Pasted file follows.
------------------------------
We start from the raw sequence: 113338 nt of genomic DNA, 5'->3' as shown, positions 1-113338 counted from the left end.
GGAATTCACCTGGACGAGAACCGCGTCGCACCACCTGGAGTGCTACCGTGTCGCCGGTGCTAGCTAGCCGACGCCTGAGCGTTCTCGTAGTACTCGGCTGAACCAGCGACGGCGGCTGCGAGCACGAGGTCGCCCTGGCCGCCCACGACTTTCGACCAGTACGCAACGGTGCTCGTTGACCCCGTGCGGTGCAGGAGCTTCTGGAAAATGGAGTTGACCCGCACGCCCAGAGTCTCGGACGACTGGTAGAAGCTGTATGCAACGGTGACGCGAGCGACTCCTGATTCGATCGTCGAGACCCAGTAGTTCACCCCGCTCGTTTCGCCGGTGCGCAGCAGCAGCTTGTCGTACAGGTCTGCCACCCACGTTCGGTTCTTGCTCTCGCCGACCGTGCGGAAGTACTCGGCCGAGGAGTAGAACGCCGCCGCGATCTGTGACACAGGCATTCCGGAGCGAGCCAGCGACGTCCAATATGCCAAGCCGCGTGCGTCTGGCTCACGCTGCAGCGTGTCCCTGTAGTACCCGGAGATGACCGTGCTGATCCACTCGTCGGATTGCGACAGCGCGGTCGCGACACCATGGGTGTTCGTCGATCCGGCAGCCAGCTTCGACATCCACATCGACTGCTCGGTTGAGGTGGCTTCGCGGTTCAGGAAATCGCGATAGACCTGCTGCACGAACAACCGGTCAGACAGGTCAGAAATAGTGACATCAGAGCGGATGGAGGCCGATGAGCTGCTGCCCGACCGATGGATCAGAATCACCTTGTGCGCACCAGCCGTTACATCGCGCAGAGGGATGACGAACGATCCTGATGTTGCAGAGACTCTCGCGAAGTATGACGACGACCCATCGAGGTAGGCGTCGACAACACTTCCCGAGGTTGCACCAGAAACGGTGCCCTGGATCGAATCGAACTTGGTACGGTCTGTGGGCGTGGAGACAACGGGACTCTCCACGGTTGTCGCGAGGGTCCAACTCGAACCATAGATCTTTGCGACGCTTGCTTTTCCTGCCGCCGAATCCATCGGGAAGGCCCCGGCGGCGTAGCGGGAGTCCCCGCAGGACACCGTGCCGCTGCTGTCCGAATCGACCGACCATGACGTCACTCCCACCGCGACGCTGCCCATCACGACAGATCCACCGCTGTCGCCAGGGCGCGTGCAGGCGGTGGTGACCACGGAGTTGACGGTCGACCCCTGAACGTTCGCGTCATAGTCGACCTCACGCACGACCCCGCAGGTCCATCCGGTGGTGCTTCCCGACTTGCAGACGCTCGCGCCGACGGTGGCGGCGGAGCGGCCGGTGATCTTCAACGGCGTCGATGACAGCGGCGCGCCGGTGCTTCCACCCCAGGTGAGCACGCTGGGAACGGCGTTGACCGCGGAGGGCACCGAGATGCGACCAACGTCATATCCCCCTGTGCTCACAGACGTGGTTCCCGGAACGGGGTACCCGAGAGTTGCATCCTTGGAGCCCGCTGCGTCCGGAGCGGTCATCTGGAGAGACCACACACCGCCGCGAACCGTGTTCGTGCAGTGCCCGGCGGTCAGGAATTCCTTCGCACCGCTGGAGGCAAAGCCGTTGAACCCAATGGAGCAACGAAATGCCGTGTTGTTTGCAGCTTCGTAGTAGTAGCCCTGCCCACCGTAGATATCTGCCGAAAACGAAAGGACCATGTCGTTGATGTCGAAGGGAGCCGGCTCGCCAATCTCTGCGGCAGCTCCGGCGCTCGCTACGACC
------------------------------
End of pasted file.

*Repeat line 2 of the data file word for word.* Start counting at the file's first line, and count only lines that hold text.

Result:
GGAATTCACCTGGACGAGAACCGCGTCGCACCACCTGGAGTGCTACCGTGTCGCCGGTGCTAGCTAGCCGACGCCTGAGCGTTCTCGTAGTACTCGGCTGAACCAGCGACGGCGGCTGCGAGCACGAGGTCGCCCTGGCCGCCCACGACTTTCGACCAGTACGCAACGGTGCTCGTTGACCCCGTGCGGTGCAGGAGCTTCTGGAAAATGGAGTTGACCCGCACGCCCAGAGTCTCGGACGACTGGTAGAAGCTGTATGCAACGGTGACGCGAGCGACTCCTGATTCGATCGTCGAGACCCAGTAGTTCACCCCGCTCGTTTCGCCGGTGCGCAGCAGCAGCTTGTCGTACAGGTCTGCCACCCACGTTCGGTTCTTGCTCTCGCCGACCGTGCGGAAGTACTCGGCCGAGGAGTAGAACGCCGCCGCGATCTGTGACACAGGCATTCCGGAGCGAGCCAGCGACGTCCAATATGCCAAGCCGCGTGCGTCTGGCTCACGCTGCAGCGTGTCCCTGTAGTACCCGGAGATGACCGTGCTGATCCACTCGTCGGATTGCGACAGCGCGGTCGCGACACCATGGGTGTTCGTCGATCCGGCAGCCAGCTTCGACATCCACATCGACTGCTCGGTTGAGGTGGCTTCGCGGTTCAGGAAATCGCGATAGACCTGCTGCACGAACAACCGGTCAGACAGGTCAGAAATAGTGACATCAGAGCGGATGGAGGCCGATGAGCTGCTGCCCGACCGATGGATCAGAATCACCTTGTGCGCACCAGCCGTTACATCGCGCAGAGGGATGACGAACGATCCTGATGTTGCAGAGACTCTCGCGAAGTATGACGACGACCCATCGAGGTAGGCGTCGACAACACTTCCCGAGGTTGCACCAGAAACGGTGCCCTGGATCGAATCGAACTTGGTACGGTCTGTGGGCGTGGAGACAACGGGACTCTCCACGGTTGTCGCGAGGGTCCAACTCGAACCATAGATCTTTGCGACGCTTGCTTTTCCTGCCGCCGAATCCATCGGGAAGGCCCCGGCGGCGTAGCGGGAGTCCCCGCAGGACACCGTGCCGCTGCTGTCCGAATCGACCGACCATGACGTCACTCCCACCGCGACGCTGCCCATCACGACAGATCCACCGCTGTCGCCAGGGCGCGTGCAGGCGGTGGTGACCACGGAGTTGACGGTCGACCCCTGAACGTTCGCGTCATAGTCGACCTCACGCACGACCCCGCAGGTCCATCCGGTGGTGCTTCCCGACTTGCAGACGCTCGCGCCGACGGTGGCGGCGGAGCGGCCGGTGATCTTCAACGGCGTCGATGACAGCGGCGCGCCGGTGCTTCCACCCCAGGTGAGCACGCTGGGAACGGCGTTGACCGCGGAGGGCACCGAGATGCGACCAACGTCATATCCCCCTGTGCTCACAGACGTGGTTCCCGGAACGGGGTACCCGAGAGTTGCATCCTTGGAGCCCGCTGCGTCCGGAGCGGTCATCTGGAGAGACCACACACCGCCGCGAACCGTGTTCGTGCAGTGCCCGGCGGTCAGGAATTCCTTCGCACCGCTGGAGGCAAAGCCGTTGAACCCAATGGAGCAACGAAATGCCGTGTTGTTTGCAGCTTCGTAGTAGTAGCCCTGCCCACCGTAGATATCTGCCGAAAACGAAAGGACCATGTCGTTGATGTCGAAGGGAGCCGGCTCGCCAATCTCTGCGGCAGCTCCGGCGCTCGCTACGACC